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Space to Think, a new book celebrating ten years of the Dublin Review of Books More Information 

    McGahern And Tradition

    Denis Sampson
    A new study of John McGahern is grounded in a capacious knowledge of his fiction, his reading, his manuscripts and notes, and other critics’ work. It will allow us to assess his enduring reputation fifty years after the career began and a decade after its end.
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    A Terrible Thing

    Pauline Hall
    Iris Murdoch’s Easter 1916 novel ‘The Red and the Green’ (1965) expresses some of her own early Marxist and feminist attitudes, as when a character asserts that ‘being a woman is like being Irish. Everyone says you’re important and nice, but you take second place all the same’.
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    War in Words

    Carlo Gébler
    And by wars what he had in mind, Gerald Dawe went on to explain, were not only those that one might expect Irish poets to write about (“the Easter Rising, the War of Independence, and the civil war in Ireland”) but those other twentieth century wars, including the Great War, the Spanish Civil War and the Second World War.
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    The Undead

    Terence Killeen
    A new study of Joyce is based on the idea that because of the retarded nature of Irish modernisation and its colonial status, communal belief in ghosts and the spirit world persisted, whereas elsewhere such beliefs were banished to the sphere of the subjective.
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    Mind Games

    Matthew Parkinson-Bennett
    Oppressed by his inability to write and seeking an intense experience, John Lennon sets out, accompanied by his wise and unflappable native guide, Cornelius O’Grady, on a journey westward to Clew Bay in Kevin Barry’s brilliant, virtuoso, boundary-breaking new novel.
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    Held By The Roots

    Brendan Lowe
    Gerard Smyth is a poet strongly associated with his native Dublin, and in particular with the period of his childhood and youth. His new collection is marked by an impulse to record, with piety and fidelity. The tone is elegiac, yet the poems are still open to the new and exotic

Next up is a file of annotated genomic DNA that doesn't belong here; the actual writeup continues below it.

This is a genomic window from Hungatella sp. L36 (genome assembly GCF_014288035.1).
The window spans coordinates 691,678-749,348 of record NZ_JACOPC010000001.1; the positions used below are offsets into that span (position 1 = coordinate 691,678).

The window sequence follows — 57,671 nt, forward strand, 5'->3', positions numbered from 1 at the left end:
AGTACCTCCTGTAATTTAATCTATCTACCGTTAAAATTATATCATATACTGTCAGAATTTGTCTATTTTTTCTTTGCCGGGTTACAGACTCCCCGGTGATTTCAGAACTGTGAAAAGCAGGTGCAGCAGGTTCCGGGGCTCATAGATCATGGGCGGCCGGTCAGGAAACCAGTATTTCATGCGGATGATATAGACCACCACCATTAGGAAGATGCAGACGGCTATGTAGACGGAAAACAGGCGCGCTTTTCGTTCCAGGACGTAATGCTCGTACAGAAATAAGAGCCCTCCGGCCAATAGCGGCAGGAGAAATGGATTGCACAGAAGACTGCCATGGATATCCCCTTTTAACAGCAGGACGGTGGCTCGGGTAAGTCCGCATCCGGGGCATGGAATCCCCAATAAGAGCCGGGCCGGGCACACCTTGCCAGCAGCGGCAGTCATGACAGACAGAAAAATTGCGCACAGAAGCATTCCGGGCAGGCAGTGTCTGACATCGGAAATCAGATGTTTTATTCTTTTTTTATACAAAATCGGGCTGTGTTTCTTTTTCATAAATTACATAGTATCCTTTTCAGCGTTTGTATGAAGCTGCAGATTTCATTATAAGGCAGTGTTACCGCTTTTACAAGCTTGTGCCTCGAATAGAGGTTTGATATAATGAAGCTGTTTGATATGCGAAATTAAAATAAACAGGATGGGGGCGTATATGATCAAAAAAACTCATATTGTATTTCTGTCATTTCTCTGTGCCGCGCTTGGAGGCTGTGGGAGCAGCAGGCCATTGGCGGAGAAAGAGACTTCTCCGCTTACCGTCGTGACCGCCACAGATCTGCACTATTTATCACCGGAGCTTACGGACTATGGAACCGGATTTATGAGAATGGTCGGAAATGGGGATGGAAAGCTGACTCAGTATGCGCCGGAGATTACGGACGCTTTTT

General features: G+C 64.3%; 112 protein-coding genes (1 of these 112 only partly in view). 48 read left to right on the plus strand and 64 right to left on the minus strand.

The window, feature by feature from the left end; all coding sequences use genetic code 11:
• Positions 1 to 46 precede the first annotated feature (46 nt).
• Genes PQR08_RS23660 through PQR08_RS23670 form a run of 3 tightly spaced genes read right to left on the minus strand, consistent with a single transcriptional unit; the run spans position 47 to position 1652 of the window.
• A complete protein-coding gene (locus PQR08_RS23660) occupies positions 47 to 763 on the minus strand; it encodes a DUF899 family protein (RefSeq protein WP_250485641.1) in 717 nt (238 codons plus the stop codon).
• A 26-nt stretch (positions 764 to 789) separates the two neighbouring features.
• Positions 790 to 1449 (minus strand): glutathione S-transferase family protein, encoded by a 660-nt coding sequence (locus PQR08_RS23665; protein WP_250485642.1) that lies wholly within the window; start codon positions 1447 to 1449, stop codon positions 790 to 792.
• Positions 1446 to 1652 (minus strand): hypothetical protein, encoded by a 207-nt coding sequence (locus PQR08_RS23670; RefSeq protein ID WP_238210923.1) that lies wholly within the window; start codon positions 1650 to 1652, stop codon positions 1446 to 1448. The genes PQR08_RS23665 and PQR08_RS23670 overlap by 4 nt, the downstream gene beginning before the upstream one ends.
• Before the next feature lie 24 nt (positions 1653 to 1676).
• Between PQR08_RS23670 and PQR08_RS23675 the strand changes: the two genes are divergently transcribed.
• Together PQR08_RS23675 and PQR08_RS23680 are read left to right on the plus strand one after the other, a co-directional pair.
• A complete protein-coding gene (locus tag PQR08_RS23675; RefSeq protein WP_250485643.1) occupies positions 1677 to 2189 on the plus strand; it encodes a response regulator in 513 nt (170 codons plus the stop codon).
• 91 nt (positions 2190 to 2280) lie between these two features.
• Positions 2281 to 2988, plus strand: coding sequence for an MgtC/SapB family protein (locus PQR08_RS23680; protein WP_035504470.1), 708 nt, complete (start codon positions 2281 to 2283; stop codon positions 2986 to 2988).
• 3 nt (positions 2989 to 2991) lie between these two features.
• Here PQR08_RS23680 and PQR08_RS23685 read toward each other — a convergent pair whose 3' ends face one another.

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    Airborne

    Lucy Collins
    ‘The Airship Era’ one of O’Reilly’s most finely achieved poems, explores the moment in which modern technology meets the legacy of symbolic traditional cultures. In the figure of the Zeppelin the future is untethered from the earth as air and earth become as sea and sea floor.
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    What Next?

    Ailbhe Darcy
    Justin Quinn is fascinated by the inevitability that rhyme suggests: as one rhyme brings on another, so we are born, produce other lives, and die. Generation follows generation in a process that has fascinated Quinn since he wrote of the birth of his children in ‘Fuselage’.
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    Earth’s Old Bones

    Brendan Lowe
    Earth’s Old Bones
    John Keats championed the truth of imagination, while the naturalist Alexander Von Humboldt was the first to see nature as a unified organism. Moya Cannon invites both to tea. It’s an edgy business. She serves them in separate rooms and spends more time with Keats.
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    Down the Rabbit Hole

    Alex Bramwell
    A new collection of two works by the Russian-Irish novelist, poet and translator Anatoly Kudryavitsky features a writer who explores contemporary political themes but whose practice is grounded in the magical realist tradition which produced Mikhail Bulgakov.
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